Friday, March 20, 2009

Tempo Training

If you’re reading plenty of runners’ blogs you know that the Boston bib numbers have been allocated. Apparently I ended up in corral 3, which is pretty far forward if you think about it. I can only hope I’ll be able to keep the pace realistic for the first few miles. When travelling thousands of miles to attend a race the last thing I want to do is ruin it with exuberance within the first two!

After feeling so great after my 22 mile on Tuesday, the very, very heavy legs on Wednesday came as a bit of a surprise. I wonder how much my fast last mile was responsible for this, but I guess the sheer distance and time on feet were more accountable. Taking it easy was the only option, and 8 miles at slower than 8:30 pace is what came out of it. On the plus side, the heart rate seemed to be dropping again.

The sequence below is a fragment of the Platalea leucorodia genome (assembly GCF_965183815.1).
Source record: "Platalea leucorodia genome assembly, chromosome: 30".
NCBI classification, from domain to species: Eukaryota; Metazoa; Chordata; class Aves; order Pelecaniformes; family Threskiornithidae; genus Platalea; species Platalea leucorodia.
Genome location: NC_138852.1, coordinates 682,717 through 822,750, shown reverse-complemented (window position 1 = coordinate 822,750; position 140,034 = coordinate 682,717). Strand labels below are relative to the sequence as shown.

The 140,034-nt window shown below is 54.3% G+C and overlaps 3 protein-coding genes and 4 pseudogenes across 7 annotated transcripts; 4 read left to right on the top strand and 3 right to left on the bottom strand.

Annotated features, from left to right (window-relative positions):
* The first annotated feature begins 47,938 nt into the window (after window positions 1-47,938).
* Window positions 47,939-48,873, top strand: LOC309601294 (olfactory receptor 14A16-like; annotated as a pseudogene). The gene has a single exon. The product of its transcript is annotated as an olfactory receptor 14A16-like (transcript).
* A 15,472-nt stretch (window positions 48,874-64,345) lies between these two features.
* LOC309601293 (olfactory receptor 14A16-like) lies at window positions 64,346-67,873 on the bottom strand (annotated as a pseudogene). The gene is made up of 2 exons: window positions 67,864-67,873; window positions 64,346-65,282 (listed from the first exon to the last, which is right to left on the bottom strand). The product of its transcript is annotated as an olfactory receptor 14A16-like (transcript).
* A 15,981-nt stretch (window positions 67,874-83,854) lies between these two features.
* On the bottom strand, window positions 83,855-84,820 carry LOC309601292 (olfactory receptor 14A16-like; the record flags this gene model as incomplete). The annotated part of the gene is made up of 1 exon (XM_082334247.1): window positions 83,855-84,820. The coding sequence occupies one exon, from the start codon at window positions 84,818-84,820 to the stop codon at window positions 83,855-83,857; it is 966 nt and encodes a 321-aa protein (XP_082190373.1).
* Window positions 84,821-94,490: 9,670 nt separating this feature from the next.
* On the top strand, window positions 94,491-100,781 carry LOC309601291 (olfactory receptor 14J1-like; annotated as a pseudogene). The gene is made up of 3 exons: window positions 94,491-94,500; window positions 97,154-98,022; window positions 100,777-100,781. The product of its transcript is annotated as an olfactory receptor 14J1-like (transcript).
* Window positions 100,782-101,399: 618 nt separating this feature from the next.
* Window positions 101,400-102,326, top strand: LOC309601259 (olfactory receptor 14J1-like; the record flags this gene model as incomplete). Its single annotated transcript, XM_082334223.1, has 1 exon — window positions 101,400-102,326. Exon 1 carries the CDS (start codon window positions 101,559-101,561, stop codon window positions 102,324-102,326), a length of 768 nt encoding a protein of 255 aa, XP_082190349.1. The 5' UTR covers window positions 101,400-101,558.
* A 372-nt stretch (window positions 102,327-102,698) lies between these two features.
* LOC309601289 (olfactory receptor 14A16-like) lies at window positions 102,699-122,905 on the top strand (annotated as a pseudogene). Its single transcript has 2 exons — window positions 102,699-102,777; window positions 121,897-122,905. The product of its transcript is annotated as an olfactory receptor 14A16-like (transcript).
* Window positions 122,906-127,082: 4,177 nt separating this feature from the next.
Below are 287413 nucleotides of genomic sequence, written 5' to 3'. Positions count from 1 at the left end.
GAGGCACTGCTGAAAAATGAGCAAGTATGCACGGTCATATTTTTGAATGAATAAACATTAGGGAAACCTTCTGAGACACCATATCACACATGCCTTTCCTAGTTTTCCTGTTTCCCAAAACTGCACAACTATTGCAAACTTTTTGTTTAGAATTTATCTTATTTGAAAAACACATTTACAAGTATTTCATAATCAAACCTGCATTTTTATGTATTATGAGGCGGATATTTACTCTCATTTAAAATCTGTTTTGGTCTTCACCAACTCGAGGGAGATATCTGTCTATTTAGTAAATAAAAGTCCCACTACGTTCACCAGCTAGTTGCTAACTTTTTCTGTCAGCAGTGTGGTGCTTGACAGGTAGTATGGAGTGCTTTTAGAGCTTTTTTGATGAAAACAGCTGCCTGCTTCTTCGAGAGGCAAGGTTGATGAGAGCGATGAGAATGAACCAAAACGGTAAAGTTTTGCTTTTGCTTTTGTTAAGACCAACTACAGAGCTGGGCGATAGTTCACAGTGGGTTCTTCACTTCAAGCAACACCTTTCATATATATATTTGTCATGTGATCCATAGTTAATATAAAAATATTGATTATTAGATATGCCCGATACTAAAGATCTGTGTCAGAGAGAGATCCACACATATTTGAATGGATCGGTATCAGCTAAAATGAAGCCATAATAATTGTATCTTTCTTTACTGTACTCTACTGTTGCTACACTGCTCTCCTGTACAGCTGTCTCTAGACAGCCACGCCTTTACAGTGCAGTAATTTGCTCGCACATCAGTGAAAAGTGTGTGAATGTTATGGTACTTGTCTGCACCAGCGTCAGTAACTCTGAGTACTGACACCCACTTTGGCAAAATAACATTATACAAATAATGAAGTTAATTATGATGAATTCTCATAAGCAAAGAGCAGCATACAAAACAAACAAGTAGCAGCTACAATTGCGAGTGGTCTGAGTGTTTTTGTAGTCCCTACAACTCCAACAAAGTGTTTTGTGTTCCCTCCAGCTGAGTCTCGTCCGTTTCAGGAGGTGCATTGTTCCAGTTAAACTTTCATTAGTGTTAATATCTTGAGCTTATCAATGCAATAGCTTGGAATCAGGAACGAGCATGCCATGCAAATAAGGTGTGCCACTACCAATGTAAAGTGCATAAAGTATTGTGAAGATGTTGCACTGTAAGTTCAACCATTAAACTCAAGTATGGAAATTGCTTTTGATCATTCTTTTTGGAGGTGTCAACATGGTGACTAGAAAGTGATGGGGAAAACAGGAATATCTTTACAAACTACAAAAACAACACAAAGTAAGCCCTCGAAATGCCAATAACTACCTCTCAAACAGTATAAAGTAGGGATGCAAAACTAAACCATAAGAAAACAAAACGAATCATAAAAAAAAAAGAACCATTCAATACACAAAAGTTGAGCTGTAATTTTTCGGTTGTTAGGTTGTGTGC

There was still some fatigue in the hamstrings on Thursday, but not enough to stop me from attempting mile repeats. The schedule had them pencilled in for Wednesday, but of course running the 22 miler a day later than planned meant the entire week was a bit jumbled. I deliberated on the pace I should attempt; 10k pace was out of the question, as I had 6 repeats ahead of me, and half-marathon pace seemed a lot more sensible, so I guess about 6:30 should do the trick. As soon as I got up and had a peek out of the window I knew it was going to be a beautiful clear day, but at that time it was still foggy and there was even some frost on the ground. Maybe wearing a singlet was a bit daft, but I got away with it. When I checked the temperatures later it turned out that it had been no more than 4C/40F at 7 am, quite a contrast to the 18C/65F later in the day. Anyway, I managed to hit the pace on the flat or downhill miles, but unsurprisingly not on the uphill ones, and ended up with 6:35 pace on average. Considering that 2 weeks ago I had struggled to run 10k at 6:58 pace on the same course, I was happy enough with the outcome.